I don't know why, but I find I'm happiest when I'm standing out in some drafty, cold, manure-scented barn with a bunch of people garbed in dirty barn boots and red-and-white checked woolen jackets, listening to a vet tell us the best way to untangle triplet lambs before they're born or how to cut the tails off lambs or what to do when a ewe decides she wants to raise one of her adorable twins but not the other one.
It might seem odd that I enjoy this, given the number of years I spent getting a high-powered education in science. But there's something about farming that strikes me as real and connected with peoples thoughout the world and throughout the ages as well.
I like the idea that I know how to raise an animal, how to butcher it for meat, and how to use its wool to produce clothing. I know how to set taps in trees and gather the sap that drips out in the spring and boil it down into maple syrup. I once learned how to milk a cow, and I know how to make butter and cheese from the milk. I hope I never have to rely on these skills to survive. I'm not that good at it. But I like knowing how the whole process works.
I can look at a picture of a herdsman in Mongolia leading a flock of sheep and feel a kinship. I can read an account of ancient times and understand something of those people whose lives revolved around caring for animals and spinning their fibers into yarn.
I like the realistic, accepting way most farmers look at life. They know they're never going to get rich. When the weather cooperates and you get a good crop, the prices fall. When the weather is bad and prices go up, you don't have much to sell. A 10-minute hailstorm can wipe out an apple crop you've worked all year to produce. A contagious disease can devastate your flock. You can toil 16 hours a day, 7 days a week and end up with almost as much as you'd get by flipping burgers. They're not in this for the money. They're in it because they love their land and they love their animals and they love this way of life.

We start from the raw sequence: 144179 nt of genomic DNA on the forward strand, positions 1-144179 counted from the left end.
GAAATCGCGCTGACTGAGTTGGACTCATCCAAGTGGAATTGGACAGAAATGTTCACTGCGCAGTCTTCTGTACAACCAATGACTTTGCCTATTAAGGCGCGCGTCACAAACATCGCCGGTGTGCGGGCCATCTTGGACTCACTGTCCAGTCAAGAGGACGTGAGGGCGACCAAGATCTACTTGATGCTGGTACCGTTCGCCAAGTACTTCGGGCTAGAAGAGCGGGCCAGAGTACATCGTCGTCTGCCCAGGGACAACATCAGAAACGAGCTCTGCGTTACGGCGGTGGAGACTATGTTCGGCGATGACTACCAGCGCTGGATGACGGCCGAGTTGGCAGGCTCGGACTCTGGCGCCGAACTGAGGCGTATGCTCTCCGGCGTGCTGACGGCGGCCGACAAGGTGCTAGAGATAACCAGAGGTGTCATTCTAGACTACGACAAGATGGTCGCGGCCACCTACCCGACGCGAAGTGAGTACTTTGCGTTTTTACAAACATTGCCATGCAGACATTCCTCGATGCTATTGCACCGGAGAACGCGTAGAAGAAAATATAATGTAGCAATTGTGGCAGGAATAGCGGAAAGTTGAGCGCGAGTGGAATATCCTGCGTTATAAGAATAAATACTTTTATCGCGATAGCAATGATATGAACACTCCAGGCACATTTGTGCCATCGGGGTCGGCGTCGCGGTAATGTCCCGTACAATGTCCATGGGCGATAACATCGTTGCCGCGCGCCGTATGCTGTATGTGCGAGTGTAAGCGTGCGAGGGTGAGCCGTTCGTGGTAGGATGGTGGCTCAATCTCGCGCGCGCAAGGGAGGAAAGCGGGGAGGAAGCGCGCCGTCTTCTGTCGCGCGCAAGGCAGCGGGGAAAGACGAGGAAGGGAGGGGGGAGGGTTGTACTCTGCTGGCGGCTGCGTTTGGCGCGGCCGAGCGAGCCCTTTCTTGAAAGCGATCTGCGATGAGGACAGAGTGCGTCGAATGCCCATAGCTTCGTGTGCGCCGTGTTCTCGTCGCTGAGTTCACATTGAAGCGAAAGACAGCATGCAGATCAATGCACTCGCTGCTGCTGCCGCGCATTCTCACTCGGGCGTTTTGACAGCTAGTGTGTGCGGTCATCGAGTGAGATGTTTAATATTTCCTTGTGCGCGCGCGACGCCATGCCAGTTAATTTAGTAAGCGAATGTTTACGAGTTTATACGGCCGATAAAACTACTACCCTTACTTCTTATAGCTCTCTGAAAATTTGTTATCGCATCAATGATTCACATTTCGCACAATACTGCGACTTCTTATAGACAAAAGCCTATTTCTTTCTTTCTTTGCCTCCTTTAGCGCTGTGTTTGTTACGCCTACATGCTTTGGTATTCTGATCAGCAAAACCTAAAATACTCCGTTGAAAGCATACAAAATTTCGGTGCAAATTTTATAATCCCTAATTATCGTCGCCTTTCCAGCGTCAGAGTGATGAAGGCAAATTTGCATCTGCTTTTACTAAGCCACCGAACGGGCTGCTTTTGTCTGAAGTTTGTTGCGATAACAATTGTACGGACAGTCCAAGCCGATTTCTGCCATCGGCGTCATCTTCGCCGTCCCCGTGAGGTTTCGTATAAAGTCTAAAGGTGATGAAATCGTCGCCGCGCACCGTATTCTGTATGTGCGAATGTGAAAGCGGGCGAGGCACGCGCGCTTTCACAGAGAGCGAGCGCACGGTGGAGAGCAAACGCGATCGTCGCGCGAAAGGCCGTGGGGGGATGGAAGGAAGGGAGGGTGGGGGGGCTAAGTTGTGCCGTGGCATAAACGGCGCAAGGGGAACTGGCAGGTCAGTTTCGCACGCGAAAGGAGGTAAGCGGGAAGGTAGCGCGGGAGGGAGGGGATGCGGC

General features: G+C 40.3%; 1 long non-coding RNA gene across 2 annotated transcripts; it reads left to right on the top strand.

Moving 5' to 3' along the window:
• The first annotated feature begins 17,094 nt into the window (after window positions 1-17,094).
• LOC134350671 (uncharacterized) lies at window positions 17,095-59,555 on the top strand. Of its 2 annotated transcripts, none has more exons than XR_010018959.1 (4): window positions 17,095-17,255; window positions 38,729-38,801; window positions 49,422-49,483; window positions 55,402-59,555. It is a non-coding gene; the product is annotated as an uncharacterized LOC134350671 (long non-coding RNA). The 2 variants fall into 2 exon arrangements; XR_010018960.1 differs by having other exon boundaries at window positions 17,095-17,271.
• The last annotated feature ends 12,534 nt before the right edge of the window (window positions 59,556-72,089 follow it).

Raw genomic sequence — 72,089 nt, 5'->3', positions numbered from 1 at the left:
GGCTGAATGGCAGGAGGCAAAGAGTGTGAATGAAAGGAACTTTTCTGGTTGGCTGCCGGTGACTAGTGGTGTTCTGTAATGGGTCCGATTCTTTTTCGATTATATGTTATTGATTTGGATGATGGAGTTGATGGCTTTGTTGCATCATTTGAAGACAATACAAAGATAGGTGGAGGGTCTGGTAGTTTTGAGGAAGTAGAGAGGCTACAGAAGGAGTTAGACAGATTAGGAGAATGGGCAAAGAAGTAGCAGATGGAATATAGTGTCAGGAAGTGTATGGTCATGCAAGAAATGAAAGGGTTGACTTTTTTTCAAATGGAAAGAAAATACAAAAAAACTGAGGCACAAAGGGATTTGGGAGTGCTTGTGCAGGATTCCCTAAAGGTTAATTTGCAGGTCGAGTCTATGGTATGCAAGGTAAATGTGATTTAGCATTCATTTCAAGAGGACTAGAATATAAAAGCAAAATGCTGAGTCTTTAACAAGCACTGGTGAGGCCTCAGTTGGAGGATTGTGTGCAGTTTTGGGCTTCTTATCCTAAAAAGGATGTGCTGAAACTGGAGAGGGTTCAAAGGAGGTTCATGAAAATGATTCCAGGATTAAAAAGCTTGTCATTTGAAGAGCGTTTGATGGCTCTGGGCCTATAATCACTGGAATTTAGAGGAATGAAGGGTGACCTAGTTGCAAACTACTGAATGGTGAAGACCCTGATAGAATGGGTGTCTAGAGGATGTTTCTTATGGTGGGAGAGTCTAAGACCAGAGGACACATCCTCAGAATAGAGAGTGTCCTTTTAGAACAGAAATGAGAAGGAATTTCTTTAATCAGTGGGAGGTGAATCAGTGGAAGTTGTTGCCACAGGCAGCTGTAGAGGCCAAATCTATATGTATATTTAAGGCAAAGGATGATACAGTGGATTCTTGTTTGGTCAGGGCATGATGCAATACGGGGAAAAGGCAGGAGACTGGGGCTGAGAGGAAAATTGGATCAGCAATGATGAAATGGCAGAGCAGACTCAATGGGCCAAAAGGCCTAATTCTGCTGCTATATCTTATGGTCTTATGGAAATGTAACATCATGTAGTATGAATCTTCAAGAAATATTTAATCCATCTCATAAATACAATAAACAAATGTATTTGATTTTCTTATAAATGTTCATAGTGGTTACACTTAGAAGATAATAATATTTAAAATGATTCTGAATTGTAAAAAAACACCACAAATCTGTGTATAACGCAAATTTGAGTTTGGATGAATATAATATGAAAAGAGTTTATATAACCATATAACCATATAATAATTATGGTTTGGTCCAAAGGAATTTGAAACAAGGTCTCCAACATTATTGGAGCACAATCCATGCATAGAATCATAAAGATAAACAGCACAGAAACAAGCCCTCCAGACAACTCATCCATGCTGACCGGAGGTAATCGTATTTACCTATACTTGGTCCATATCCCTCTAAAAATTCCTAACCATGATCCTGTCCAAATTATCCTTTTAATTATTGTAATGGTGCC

Farmers also love their independence. As one man said, dairy farming is a hard life but, "I'd get up every morning and do the milking, come in for breakfast and think, 'What shall I do today?' I'd hate to have anyone else telling me what I should be doing all day."
I'm not a "real" farmer because I don't earn the bulk of my income from farming. That would be nigh unto impossible on the steep, rocky, side-hill place that I own. But one year, when editing work was sparse, it was the income from the farm that paid the taxes and the utility bills and even kept me fed.
I love my ramshackle farm. And yes, cranberries really do grow on my hillside in the boggy area around my spring. I wish everyone could live like this, but I know not everyone would take to it as I have. Sometimes when I see a line of brand-new SUVs from the city passing my house on their way to the nearby recreation areas, loaded down with brand-new expensive skis, or snowmobiles, or canoes, all things I can't afford, I wonder if they feel sorry for the woman they see using an ancient pitchfork to shovel manure out of a dilapidated old barn on a steep hillside as they roar by on their way to high-tech games. Oddly, I feel sorry for them.